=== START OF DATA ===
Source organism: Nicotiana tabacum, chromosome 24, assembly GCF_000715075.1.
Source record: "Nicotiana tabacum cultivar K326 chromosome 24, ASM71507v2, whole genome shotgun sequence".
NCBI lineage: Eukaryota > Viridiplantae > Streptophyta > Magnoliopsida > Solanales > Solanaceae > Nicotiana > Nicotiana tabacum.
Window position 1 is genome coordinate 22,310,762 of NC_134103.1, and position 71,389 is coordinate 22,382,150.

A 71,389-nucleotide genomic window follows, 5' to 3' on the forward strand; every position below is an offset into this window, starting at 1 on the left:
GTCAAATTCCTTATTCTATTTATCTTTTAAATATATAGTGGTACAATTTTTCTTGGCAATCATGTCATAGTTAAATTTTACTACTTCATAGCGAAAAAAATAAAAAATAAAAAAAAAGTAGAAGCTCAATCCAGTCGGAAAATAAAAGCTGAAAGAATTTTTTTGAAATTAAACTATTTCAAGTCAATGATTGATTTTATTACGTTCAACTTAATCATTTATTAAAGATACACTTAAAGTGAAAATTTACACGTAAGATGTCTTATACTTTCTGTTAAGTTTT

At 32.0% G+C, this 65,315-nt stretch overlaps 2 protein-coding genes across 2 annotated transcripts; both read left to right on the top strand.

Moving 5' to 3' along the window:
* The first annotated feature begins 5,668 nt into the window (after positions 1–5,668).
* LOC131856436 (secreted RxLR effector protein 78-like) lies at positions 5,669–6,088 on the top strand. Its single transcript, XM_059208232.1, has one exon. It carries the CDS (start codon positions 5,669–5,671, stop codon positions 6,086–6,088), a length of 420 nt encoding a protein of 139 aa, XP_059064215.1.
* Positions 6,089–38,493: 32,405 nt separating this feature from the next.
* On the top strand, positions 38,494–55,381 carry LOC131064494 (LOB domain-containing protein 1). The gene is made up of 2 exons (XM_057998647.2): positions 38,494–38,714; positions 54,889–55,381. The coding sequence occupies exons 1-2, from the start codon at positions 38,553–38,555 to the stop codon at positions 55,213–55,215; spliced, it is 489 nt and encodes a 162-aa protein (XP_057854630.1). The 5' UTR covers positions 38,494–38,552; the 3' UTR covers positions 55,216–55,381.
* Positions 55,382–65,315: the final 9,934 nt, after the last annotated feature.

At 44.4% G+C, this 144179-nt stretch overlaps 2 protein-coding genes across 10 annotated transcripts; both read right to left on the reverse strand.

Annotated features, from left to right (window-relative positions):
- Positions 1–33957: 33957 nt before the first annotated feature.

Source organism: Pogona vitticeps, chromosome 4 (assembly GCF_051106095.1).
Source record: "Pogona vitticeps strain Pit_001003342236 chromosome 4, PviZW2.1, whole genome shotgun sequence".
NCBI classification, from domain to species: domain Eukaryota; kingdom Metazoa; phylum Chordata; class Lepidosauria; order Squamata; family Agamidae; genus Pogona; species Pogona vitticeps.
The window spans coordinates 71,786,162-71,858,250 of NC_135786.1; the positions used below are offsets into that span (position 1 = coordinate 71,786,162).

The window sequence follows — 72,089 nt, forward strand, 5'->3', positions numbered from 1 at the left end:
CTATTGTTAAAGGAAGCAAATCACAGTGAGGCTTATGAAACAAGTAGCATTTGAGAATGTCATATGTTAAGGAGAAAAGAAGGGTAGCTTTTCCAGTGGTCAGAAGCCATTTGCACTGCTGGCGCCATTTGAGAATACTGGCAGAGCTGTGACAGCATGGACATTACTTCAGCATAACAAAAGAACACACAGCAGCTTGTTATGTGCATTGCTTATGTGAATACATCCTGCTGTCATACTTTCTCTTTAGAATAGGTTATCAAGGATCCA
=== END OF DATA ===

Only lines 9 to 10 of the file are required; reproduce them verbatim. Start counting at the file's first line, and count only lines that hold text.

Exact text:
* The first annotated feature begins 5,668 nt into the window (after positions 1–5,668).
* LOC131856436 (secreted RxLR effector protein 78-like) lies at positions 5,669–6,088 on the top strand. Its single transcript, XM_059208232.1, has one exon. It carries the CDS (start codon positions 5,669–5,671, stop codon positions 6,086–6,088), a length of 420 nt encoding a protein of 139 aa, XP_059064215.1.